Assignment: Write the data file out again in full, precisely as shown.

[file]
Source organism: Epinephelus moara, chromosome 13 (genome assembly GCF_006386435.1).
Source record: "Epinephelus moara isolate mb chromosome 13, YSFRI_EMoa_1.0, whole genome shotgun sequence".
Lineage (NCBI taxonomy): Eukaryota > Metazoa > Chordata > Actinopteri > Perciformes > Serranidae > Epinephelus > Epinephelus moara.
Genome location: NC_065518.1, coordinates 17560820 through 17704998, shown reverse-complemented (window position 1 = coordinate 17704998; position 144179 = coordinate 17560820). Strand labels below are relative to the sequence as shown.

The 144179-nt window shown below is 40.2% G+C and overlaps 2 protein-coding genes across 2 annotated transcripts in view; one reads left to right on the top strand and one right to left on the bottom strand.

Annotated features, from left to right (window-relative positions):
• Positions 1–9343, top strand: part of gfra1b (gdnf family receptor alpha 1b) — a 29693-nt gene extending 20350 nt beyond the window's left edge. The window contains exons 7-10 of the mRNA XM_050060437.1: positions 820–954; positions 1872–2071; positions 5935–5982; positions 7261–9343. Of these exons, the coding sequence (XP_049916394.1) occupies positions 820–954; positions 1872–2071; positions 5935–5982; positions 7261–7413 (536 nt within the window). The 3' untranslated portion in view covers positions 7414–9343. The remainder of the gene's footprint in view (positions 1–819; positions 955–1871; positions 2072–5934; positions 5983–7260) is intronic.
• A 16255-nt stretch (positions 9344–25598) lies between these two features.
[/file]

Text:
Source organism: Epinephelus moara, chromosome 13 (genome assembly GCF_006386435.1).
Source record: "Epinephelus moara isolate mb chromosome 13, YSFRI_EMoa_1.0, whole genome shotgun sequence".
Lineage (NCBI taxonomy): Eukaryota > Metazoa > Chordata > Actinopteri > Perciformes > Serranidae > Epinephelus > Epinephelus moara.
Genome location: NC_065518.1, coordinates 17560820 through 17704998, shown reverse-complemented (window position 1 = coordinate 17704998; position 144179 = coordinate 17560820). Strand labels below are relative to the sequence as shown.

The 144179-nt window shown below is 40.2% G+C and overlaps 2 protein-coding genes across 2 annotated transcripts in view; one reads left to right on the top strand and one right to left on the bottom strand.

Annotated features, from left to right (window-relative positions):
• Positions 1–9343, top strand: part of gfra1b (gdnf family receptor alpha 1b) — a 29693-nt gene extending 20350 nt beyond the window's left edge. The window contains exons 7-10 of the mRNA XM_050060437.1: positions 820–954; positions 1872–2071; positions 5935–5982; positions 7261–9343. Of these exons, the coding sequence (XP_049916394.1) occupies positions 820–954; positions 1872–2071; positions 5935–5982; positions 7261–7413 (536 nt within the window). The 3' untranslated portion in view covers positions 7414–9343. The remainder of the gene's footprint in view (positions 1–819; positions 955–1871; positions 2072–5934; positions 5983–7260) is intronic.
• A 16255-nt stretch (positions 9344–25598) lies between these two features.